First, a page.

· Shark bay hosts the world‘s most extensive population of stromatolitesstump-shaped colonies of microbes that date back billions of years.




Tree cover and Forest Cover


· The Ministry of Environment, Forest & Climate Change defines forest cover‘ in India as ―all lands, more than one hectare in area with a tree canopy density of more than 10%

· Similarly tree cover‘ is defined as ―tree patches outside recorded forest areas exclusive of forest cover and  Less than the minimum mappable area of 1 hectare

· There is a third measure known as Tree outside forest (TOF).

· The India State of Forest Report 2017‘ defines TOF as ―trees existing outside the recorded forest area in the form of block, linear & scattered size of patches‖.

· Since tree cover measures only non-forest patches that are less than 1 hectare, it is only a part of TOF.

Flamingo Count


·the counting of flamingos that will be taken up across the country for the first time.

· undertaken by Bombay Natural History Society (BNHS) in collaboration with NGOs and localbirdwatchers across the country.

· In India :two species of flamingos —

Greater Flamingo – Phoenicopterus rosues and Lesser Flamingo- Phoeniconaias minor.

· The taller of the two species is the greater flamingo.

· Lesser flamingos are more pink in colour and their legs are sorter.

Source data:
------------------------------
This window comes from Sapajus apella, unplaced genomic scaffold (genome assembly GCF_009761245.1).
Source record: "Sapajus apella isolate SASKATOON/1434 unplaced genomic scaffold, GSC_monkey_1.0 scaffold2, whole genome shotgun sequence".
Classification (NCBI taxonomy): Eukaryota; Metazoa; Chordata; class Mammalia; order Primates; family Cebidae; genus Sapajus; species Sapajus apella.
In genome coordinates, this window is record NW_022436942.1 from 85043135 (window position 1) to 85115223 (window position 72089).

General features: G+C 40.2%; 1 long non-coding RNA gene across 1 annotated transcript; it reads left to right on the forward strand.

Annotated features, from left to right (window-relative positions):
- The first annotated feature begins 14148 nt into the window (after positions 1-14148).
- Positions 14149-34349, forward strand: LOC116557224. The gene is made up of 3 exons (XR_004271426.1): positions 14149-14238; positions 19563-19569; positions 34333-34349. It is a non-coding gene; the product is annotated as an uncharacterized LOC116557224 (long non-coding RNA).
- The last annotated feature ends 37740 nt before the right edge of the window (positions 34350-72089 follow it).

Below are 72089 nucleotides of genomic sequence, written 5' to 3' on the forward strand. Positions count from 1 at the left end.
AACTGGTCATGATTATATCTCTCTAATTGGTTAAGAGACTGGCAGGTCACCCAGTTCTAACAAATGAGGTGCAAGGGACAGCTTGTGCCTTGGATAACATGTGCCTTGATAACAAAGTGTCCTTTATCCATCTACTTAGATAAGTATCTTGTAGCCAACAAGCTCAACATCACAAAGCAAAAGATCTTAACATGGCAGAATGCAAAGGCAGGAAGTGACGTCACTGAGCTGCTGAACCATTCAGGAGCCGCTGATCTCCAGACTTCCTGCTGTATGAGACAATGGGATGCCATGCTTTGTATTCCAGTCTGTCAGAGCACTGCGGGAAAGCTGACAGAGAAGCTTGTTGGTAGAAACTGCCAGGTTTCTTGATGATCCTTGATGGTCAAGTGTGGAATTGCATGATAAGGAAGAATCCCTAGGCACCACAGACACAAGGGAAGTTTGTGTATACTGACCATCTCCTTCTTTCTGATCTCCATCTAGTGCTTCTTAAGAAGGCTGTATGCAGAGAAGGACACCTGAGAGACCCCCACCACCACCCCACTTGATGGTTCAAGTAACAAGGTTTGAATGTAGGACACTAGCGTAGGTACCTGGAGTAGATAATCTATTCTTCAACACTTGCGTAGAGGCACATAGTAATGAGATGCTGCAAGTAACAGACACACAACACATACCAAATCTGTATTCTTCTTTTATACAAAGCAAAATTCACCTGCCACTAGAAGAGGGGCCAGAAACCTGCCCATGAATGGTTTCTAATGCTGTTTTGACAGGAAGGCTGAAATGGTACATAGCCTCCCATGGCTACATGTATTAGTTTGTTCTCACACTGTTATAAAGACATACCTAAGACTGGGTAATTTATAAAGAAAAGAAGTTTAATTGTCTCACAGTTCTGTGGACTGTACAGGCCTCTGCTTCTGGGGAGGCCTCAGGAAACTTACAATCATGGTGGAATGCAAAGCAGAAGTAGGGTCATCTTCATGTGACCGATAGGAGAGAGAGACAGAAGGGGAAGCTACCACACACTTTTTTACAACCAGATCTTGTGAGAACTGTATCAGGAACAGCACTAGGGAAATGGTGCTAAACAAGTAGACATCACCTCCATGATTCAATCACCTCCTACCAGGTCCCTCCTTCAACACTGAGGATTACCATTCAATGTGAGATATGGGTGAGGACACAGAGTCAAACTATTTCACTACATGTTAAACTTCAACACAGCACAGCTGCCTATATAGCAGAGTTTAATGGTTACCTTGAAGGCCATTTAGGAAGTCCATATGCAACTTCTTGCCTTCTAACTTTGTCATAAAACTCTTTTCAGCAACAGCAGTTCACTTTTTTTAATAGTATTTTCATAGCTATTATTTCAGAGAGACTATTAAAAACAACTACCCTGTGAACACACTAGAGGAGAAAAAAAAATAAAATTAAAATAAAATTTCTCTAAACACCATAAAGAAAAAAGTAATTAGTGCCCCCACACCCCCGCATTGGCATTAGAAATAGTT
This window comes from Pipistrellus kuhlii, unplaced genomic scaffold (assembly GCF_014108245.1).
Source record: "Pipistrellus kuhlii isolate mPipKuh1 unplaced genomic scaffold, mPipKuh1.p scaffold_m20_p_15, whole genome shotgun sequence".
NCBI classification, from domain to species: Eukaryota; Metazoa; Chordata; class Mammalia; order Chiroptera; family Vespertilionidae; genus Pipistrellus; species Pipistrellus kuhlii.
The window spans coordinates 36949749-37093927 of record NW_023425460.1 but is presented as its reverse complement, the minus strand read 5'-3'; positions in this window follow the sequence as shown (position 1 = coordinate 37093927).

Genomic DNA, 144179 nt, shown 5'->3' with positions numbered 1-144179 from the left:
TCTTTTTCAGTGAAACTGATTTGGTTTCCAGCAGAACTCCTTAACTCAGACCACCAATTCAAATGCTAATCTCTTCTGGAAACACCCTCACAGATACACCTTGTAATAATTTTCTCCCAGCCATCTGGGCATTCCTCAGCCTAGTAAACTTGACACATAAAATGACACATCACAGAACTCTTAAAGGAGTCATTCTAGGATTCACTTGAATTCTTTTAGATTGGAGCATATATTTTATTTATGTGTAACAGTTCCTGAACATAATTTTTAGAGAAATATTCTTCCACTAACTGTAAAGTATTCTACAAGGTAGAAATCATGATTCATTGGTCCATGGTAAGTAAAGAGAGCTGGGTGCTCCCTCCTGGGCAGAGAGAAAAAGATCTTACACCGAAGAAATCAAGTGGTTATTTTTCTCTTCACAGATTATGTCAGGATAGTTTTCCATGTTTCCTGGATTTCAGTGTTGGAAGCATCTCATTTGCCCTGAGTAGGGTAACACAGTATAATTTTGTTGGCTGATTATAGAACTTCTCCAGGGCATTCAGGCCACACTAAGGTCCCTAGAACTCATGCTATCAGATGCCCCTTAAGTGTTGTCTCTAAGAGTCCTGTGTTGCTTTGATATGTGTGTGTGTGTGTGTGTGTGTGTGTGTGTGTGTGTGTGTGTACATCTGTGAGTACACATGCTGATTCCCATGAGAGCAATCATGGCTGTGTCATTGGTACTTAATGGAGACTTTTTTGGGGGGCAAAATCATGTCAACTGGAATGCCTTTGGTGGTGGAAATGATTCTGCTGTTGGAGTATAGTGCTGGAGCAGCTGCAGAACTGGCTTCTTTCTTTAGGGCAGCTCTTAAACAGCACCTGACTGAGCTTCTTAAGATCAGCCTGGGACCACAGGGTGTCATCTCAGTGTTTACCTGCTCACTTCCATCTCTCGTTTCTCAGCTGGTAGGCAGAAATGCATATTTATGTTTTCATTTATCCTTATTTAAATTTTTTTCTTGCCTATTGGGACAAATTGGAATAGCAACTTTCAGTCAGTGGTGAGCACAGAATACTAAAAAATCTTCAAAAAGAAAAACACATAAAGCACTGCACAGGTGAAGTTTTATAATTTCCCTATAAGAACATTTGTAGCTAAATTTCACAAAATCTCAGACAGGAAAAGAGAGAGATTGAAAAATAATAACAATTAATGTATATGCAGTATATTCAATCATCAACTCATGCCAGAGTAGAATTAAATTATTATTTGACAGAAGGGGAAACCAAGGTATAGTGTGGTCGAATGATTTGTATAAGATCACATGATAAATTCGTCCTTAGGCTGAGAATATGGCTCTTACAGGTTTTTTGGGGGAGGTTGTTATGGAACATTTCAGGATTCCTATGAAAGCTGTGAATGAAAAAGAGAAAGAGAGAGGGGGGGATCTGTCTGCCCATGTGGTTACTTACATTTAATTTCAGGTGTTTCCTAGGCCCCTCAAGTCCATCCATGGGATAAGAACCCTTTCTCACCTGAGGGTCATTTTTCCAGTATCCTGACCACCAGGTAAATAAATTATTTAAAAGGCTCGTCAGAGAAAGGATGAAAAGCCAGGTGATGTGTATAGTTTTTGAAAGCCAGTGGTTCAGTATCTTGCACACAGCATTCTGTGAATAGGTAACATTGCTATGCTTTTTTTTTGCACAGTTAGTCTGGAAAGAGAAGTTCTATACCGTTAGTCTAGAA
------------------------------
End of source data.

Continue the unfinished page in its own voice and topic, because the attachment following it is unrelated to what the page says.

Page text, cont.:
· Greater flamingos have light pink beaks with a dark tip which are widespread in India

· It will migrate to South India during winter and spend their time in large reservoirs and mud flats.

Shift in Phenology


· Phenology is the time of flowering, fruiting, and arrival of leaves.

· Across the world, scientists have recorded a shift in phenology in several tree species with the rising air temperatures.

· In germany an examination of data from 1961 to 2000 showed that the phenology of fruit trees and field crops had clearly advanced as air temperatures had drastically changed since the late 1980s.

· Another study across europe revealed that a warming in early spring (february to april) by 1 degree Celsius caused an advance in the beginning of the growing season by seven days.

· In india, kani kona flowers in kerala blossomed two months ahead of vishu.

· Vishu : malayalam new year celebrated during the mid-april.

· The kani konna‘ or the indian laburnum is the state